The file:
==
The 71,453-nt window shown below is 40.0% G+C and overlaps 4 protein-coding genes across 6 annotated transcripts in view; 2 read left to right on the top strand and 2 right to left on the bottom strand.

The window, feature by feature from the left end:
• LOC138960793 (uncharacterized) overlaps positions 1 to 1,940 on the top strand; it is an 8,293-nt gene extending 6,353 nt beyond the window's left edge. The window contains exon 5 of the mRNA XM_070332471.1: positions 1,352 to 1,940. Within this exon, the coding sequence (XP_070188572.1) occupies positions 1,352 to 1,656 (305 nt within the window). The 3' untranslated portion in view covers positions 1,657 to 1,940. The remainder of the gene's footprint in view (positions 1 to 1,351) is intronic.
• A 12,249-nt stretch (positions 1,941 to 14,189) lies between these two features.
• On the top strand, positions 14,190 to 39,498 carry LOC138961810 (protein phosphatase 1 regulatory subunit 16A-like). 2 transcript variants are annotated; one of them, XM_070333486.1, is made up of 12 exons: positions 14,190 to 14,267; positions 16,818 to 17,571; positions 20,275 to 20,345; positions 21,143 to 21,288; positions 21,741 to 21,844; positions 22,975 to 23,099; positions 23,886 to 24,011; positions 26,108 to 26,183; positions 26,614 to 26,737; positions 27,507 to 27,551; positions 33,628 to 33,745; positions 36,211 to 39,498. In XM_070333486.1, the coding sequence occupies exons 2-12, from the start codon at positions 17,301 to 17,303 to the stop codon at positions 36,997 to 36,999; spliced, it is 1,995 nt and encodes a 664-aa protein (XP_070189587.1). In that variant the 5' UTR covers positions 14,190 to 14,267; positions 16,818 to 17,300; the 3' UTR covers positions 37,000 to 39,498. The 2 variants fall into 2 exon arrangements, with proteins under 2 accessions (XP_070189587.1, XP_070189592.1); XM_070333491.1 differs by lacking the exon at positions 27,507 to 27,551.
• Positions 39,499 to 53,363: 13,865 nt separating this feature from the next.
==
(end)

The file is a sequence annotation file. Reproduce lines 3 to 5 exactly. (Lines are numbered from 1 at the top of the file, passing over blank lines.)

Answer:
• LOC138960793 (uncharacterized) overlaps positions 1 to 1,940 on the top strand; it is an 8,293-nt gene extending 6,353 nt beyond the window's left edge. The window contains exon 5 of the mRNA XM_070332471.1: positions 1,352 to 1,940. Within this exon, the coding sequence (XP_070188572.1) occupies positions 1,352 to 1,656 (305 nt within the window). The 3' untranslated portion in view covers positions 1,657 to 1,940. The remainder of the gene's footprint in view (positions 1 to 1,351) is intronic.
• A 12,249-nt stretch (positions 1,941 to 14,189) lies between these two features.
• On the top strand, positions 14,190 to 39,498 carry LOC138961810 (protein phosphatase 1 regulatory subunit 16A-like). 2 transcript variants are annotated; one of them, XM_070333486.1, is made up of 12 exons: positions 14,190 to 14,267; positions 16,818 to 17,571; positions 20,275 to 20,345; positions 21,143 to 21,288; positions 21,741 to 21,844; positions 22,975 to 23,099; positions 23,886 to 24,011; positions 26,108 to 26,183; positions 26,614 to 26,737; positions 27,507 to 27,551; positions 33,628 to 33,745; positions 36,211 to 39,498. In XM_070333486.1, the coding sequence occupies exons 2-12, from the start codon at positions 17,301 to 17,303 to the stop codon at positions 36,997 to 36,999; spliced, it is 1,995 nt and encodes a 664-aa protein (XP_070189587.1). In that variant the 5' UTR covers positions 14,190 to 14,267; positions 16,818 to 17,300; the 3' UTR covers positions 37,000 to 39,498. The 2 variants fall into 2 exon arrangements, with proteins under 2 accessions (XP_070189587.1, XP_070189592.1); XM_070333491.1 differs by lacking the exon at positions 27,507 to 27,551.